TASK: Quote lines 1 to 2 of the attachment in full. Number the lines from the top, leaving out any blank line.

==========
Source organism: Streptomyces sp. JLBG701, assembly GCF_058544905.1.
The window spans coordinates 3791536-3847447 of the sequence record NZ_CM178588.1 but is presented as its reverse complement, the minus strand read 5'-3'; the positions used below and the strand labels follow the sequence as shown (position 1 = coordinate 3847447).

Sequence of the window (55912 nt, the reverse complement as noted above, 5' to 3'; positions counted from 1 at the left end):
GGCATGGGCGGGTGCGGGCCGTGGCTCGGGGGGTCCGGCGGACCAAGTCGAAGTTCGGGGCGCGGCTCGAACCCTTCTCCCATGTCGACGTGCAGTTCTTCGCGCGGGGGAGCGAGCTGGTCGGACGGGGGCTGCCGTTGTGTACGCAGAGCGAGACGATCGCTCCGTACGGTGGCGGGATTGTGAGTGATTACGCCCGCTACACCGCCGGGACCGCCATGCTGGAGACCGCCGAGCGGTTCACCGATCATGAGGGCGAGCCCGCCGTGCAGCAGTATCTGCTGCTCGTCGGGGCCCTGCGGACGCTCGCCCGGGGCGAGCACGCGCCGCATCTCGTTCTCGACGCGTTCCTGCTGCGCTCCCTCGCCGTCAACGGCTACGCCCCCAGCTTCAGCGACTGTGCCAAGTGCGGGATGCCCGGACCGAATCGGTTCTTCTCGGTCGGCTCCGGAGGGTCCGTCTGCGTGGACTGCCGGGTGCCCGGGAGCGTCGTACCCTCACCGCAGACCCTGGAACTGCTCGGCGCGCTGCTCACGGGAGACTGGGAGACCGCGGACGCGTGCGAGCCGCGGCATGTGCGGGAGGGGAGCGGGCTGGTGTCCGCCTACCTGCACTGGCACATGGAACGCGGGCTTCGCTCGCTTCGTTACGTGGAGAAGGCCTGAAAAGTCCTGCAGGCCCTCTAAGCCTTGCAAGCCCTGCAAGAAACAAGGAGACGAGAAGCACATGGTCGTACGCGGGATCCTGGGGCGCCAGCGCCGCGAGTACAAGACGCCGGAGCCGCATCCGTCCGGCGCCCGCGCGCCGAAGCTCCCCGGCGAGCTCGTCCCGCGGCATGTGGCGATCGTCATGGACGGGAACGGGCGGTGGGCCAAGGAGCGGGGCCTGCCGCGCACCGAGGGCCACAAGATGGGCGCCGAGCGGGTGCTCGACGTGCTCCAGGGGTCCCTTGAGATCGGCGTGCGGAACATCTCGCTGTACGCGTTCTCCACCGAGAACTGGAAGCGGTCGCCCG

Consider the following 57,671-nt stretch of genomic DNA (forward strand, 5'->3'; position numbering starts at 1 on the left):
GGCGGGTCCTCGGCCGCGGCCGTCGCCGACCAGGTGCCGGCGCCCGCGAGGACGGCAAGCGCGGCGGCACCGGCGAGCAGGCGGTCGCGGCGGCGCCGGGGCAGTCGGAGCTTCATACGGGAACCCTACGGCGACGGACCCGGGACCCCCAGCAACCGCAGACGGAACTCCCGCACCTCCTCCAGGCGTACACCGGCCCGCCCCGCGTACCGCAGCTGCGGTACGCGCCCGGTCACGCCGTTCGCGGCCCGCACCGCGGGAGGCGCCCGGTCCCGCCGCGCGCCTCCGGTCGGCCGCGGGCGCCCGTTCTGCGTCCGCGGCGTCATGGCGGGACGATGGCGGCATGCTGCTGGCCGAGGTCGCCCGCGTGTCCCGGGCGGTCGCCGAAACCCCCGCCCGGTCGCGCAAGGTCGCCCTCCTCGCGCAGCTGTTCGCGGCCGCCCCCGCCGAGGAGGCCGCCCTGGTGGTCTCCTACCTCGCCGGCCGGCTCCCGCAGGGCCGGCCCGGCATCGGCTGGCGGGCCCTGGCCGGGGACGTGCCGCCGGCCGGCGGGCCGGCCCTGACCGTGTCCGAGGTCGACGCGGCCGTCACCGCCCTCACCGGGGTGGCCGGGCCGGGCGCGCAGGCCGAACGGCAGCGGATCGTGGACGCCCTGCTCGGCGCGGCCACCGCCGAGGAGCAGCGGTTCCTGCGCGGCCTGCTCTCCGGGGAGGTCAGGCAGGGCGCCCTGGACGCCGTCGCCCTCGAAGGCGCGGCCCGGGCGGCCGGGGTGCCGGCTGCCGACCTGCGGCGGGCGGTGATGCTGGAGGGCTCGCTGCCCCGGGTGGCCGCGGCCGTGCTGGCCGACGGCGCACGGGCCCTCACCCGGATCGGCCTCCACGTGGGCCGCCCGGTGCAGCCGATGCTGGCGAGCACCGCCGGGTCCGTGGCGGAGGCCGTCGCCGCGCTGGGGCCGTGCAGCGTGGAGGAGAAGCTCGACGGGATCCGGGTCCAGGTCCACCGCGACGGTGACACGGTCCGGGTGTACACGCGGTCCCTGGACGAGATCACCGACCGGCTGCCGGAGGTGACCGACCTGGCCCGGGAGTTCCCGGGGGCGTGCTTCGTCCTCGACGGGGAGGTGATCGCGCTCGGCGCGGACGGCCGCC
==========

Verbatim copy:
Source organism: Streptomyces sp. JLBG701, assembly GCF_058544905.1.
The window spans coordinates 3791536-3847447 of the sequence record NZ_CM178588.1 but is presented as its reverse complement, the minus strand read 5'-3'; the positions used below and the strand labels follow the sequence as shown (position 1 = coordinate 3847447).